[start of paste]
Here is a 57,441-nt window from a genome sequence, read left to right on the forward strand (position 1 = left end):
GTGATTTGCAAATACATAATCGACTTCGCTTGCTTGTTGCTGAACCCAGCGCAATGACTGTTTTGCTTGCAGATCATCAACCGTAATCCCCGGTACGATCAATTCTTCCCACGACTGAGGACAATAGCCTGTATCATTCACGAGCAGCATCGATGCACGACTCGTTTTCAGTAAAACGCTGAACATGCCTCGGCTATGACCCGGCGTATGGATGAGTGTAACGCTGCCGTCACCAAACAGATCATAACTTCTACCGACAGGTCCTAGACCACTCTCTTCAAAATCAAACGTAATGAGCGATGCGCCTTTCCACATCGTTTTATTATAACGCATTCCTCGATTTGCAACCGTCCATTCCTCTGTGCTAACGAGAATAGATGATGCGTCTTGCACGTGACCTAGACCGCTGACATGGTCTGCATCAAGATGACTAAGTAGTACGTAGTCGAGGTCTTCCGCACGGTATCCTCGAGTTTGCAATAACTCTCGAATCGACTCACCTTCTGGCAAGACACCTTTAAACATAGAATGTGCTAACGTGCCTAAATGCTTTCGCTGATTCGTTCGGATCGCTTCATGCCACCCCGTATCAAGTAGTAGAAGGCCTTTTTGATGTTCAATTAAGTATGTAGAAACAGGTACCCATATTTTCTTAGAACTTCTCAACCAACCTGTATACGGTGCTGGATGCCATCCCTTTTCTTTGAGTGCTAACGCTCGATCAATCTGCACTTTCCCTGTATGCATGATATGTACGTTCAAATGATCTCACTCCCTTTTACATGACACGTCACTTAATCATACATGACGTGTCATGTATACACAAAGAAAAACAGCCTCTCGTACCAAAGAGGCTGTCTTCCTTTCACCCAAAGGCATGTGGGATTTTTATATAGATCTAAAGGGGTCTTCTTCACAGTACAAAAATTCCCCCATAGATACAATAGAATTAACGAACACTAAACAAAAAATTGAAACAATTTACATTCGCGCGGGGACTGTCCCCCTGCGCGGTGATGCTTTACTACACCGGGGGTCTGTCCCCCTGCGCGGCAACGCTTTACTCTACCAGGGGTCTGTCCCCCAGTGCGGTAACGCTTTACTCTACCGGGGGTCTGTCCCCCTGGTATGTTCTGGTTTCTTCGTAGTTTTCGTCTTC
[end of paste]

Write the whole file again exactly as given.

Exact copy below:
Here is a 57,441-nt window from a genome sequence, read left to right on the forward strand (position 1 = left end):
GTGATTTGCAAATACATAATCGACTTCGCTTGCTTGTTGCTGAACCCAGCGCAATGACTGTTTTGCTTGCAGATCATCAACCGTAATCCCCGGTACGATCAATTCTTCCCACGACTGAGGACAATAGCCTGTATCATTCACGAGCAGCATCGATGCACGACTCGTTTTCAGTAAAACGCTGAACATGCCTCGGCTATGACCCGGCGTATGGATGAGTGTAACGCTGCCGTCACCAAACAGATCATAACTTCTACCGACAGGTCCTAGACCACTCTCTTCAAAATCAAACGTAATGAGCGATGCGCCTTTCCACATCGTTTTATTATAACGCATTCCTCGATTTGCAACCGTCCATTCCTCTGTGCTAACGAGAATAGATGATGCGTCTTGCACGTGACCTAGACCGCTGACATGGTCTGCATCAAGATGACTAAGTAGTACGTAGTCGAGGTCTTCCGCACGGTATCCTCGAGTTTGCAATAACTCTCGAATCGACTCACCTTCTGGCAAGACACCTTTAAACATAGAATGTGCTAACGTGCCTAAATGCTTTCGCTGATTCGTTCGGATCGCTTCATGCCACCCCGTATCAAGTAGTAGAAGGCCTTTTTGATGTTCAATTAAGTATGTAGAAACAGGTACCCATATTTTCTTAGAACTTCTCAACCAACCTGTATACGGTGCTGGATGCCATCCCTTTTCTTTGAGTGCTAACGCTCGATCAATCTGCACTTTCCCTGTATGCATGATATGTACGTTCAAATGATCTCACTCCCTTTTACATGACACGTCACTTAATCATACATGACGTGTCATGTATACACAAAGAAAAACAGCCTCTCGTACCAAAGAGGCTGTCTTCCTTTCACCCAAAGGCATGTGGGATTTTTATATAGATCTAAAGGGGTCTTCTTCACAGTACAAAAATTCCCCCATAGATACAATAGAATTAACGAACACTAAACAAAAAATTGAAACAATTTACATTCGCGCGGGGACTGTCCCCCTGCGCGGTGATGCTTTACTACACCGGGGGTCTGTCCCCCTGCGCGGCAACGCTTTACTCTACCAGGGGTCTGTCCCCCAGTGCGGTAACGCTTTACTCTACCGGGGGTCTGTCCCCCTGGTATGTTCTGGTTTCTTCGTAGTTTTCGTCTTC